But in addition to every calorie heavy item from the night before, we had: White and dark turkey meat (Thanksgiving, duh) and cranberry salad (Thanksgiving, also duh).  These are also sort of high calorie, but not unhealthy.  The turkey has a good chunk of B vitamins and various minerals (like iron, phosphorus, zinc, magnesium, and selenium), and the cranberry salad (which has apples and coconut in it), has a nice chunk of various non-B vitamins.  But also sugar and cream.  So again, nutritious, but high calorie.  Especially because I got seconds.  

This was a 1,300 calorie meal.  Normally, anything over 700 calories per meal is something we should be cautious of, and over a 1,000 is not a normal habit we should have.  But there is a rather obvious way to offset this.  Do active stuff.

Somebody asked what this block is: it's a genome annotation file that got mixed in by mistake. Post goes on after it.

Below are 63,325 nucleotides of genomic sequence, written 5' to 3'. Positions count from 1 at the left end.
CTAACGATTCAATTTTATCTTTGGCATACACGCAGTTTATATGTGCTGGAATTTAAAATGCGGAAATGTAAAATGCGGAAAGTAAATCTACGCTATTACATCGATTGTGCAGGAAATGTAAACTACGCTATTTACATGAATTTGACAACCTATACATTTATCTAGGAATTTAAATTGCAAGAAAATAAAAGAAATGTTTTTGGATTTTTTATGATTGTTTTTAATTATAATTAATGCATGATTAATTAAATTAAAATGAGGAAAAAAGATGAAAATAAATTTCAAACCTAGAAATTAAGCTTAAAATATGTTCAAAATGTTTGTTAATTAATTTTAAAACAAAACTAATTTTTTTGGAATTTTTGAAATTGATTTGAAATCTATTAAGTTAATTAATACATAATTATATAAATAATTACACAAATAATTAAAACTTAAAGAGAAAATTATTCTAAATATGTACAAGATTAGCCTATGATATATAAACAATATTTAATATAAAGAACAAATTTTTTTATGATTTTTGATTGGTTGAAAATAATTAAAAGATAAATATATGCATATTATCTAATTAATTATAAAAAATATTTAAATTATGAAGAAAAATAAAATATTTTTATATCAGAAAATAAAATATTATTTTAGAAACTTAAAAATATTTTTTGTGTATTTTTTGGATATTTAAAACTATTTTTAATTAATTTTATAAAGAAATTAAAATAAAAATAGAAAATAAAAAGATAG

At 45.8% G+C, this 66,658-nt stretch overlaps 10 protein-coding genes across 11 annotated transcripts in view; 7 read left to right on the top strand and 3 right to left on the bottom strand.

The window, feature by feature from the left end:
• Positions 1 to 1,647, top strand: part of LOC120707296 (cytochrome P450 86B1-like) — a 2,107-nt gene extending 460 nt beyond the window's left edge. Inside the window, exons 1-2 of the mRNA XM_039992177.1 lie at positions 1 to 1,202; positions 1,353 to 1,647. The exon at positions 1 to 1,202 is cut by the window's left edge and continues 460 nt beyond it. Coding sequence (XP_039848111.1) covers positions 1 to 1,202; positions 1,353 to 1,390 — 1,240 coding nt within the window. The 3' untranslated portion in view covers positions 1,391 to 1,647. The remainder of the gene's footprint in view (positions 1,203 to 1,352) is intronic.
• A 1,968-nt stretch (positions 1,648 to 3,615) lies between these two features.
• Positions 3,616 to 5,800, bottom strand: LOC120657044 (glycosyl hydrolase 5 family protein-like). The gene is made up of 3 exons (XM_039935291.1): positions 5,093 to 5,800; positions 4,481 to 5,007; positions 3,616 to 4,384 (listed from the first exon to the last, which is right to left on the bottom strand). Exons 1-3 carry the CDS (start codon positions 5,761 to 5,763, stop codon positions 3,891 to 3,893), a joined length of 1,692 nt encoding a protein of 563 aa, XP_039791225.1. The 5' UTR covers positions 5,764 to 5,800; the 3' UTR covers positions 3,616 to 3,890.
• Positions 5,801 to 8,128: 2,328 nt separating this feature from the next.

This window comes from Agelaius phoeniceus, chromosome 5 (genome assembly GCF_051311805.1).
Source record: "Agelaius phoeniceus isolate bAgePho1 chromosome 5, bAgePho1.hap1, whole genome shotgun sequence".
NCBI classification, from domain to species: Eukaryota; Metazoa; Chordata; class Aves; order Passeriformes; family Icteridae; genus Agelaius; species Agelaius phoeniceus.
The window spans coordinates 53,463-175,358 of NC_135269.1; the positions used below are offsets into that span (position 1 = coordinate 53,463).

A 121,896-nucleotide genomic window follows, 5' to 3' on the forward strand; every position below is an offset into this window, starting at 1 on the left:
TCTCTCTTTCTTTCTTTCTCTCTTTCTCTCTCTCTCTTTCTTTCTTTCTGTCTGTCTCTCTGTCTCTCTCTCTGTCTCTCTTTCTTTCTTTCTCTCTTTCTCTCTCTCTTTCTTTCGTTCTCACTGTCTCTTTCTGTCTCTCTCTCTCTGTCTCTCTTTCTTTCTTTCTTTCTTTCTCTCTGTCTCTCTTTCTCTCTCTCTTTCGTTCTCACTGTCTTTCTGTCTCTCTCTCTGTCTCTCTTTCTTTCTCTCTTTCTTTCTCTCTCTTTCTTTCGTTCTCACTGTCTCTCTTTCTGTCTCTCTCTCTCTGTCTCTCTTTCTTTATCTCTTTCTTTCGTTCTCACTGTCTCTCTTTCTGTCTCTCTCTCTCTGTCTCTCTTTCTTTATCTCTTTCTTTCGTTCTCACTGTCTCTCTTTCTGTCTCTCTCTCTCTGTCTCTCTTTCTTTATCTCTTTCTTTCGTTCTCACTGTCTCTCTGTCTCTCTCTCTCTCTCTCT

I’m always a bit shocked by how many people focus on food or “The Food System“™ when discussing the problem of obesity.  But as I discussed in my very first post, exercise is a huge part of the equation when it comes to calorie burn.  Perhaps the biggest part.  So getting out and getting a little nuts is how I fight down the side effects (and belly and butt and thigh effects) of holiday carousing.

The obvious way is tooling around with my brother’s kids.  My nephew has the energy levels of a hyperactive kid who snorts cocaine.  He doesn’t snort cocaine, obviously, because my brother isn’t a felon.  But I occasionally wonder about his sugar intake, since his energy levels seem…unnatural.  And my niece is his biggest cheerleader, and gleefully participates in whatever chaotic games he invents.